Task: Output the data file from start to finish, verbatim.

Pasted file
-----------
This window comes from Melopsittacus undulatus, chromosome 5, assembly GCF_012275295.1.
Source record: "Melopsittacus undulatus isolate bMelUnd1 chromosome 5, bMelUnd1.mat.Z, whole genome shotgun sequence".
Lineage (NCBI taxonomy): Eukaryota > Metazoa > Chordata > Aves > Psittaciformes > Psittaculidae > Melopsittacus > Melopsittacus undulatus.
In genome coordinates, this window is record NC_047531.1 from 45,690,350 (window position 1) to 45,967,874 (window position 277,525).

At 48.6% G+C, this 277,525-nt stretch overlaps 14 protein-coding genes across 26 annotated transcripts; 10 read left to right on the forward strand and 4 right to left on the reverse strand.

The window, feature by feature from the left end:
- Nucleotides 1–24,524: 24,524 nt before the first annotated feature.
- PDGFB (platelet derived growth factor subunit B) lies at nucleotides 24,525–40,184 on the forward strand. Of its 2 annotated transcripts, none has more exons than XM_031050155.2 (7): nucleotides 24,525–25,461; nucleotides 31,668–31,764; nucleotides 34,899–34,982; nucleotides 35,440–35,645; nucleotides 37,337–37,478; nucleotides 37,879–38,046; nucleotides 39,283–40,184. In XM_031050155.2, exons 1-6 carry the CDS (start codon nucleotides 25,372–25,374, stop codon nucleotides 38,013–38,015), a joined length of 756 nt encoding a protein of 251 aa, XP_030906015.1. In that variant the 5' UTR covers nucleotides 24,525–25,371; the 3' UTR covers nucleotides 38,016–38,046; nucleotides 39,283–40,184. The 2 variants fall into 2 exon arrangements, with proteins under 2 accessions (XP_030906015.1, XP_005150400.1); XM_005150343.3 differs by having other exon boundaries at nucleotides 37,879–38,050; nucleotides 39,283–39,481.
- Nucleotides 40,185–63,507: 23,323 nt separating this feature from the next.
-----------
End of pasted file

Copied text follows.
This window comes from Melopsittacus undulatus, chromosome 5, assembly GCF_012275295.1.
Source record: "Melopsittacus undulatus isolate bMelUnd1 chromosome 5, bMelUnd1.mat.Z, whole genome shotgun sequence".
Lineage (NCBI taxonomy): Eukaryota > Metazoa > Chordata > Aves > Psittaciformes > Psittaculidae > Melopsittacus > Melopsittacus undulatus.
In genome coordinates, this window is record NC_047531.1 from 45,690,350 (window position 1) to 45,967,874 (window position 277,525).

At 48.6% G+C, this 277,525-nt stretch overlaps 14 protein-coding genes across 26 annotated transcripts; 10 read left to right on the forward strand and 4 right to left on the reverse strand.

The window, feature by feature from the left end:
- Nucleotides 1–24,524: 24,524 nt before the first annotated feature.
- PDGFB (platelet derived growth factor subunit B) lies at nucleotides 24,525–40,184 on the forward strand. Of its 2 annotated transcripts, none has more exons than XM_031050155.2 (7): nucleotides 24,525–25,461; nucleotides 31,668–31,764; nucleotides 34,899–34,982; nucleotides 35,440–35,645; nucleotides 37,337–37,478; nucleotides 37,879–38,046; nucleotides 39,283–40,184. In XM_031050155.2, exons 1-6 carry the CDS (start codon nucleotides 25,372–25,374, stop codon nucleotides 38,013–38,015), a joined length of 756 nt encoding a protein of 251 aa, XP_030906015.1. In that variant the 5' UTR covers nucleotides 24,525–25,371; the 3' UTR covers nucleotides 38,016–38,046; nucleotides 39,283–40,184. The 2 variants fall into 2 exon arrangements, with proteins under 2 accessions (XP_030906015.1, XP_005150400.1); XM_005150343.3 differs by having other exon boundaries at nucleotides 37,879–38,050; nucleotides 39,283–39,481.
- Nucleotides 40,185–63,507: 23,323 nt separating this feature from the next.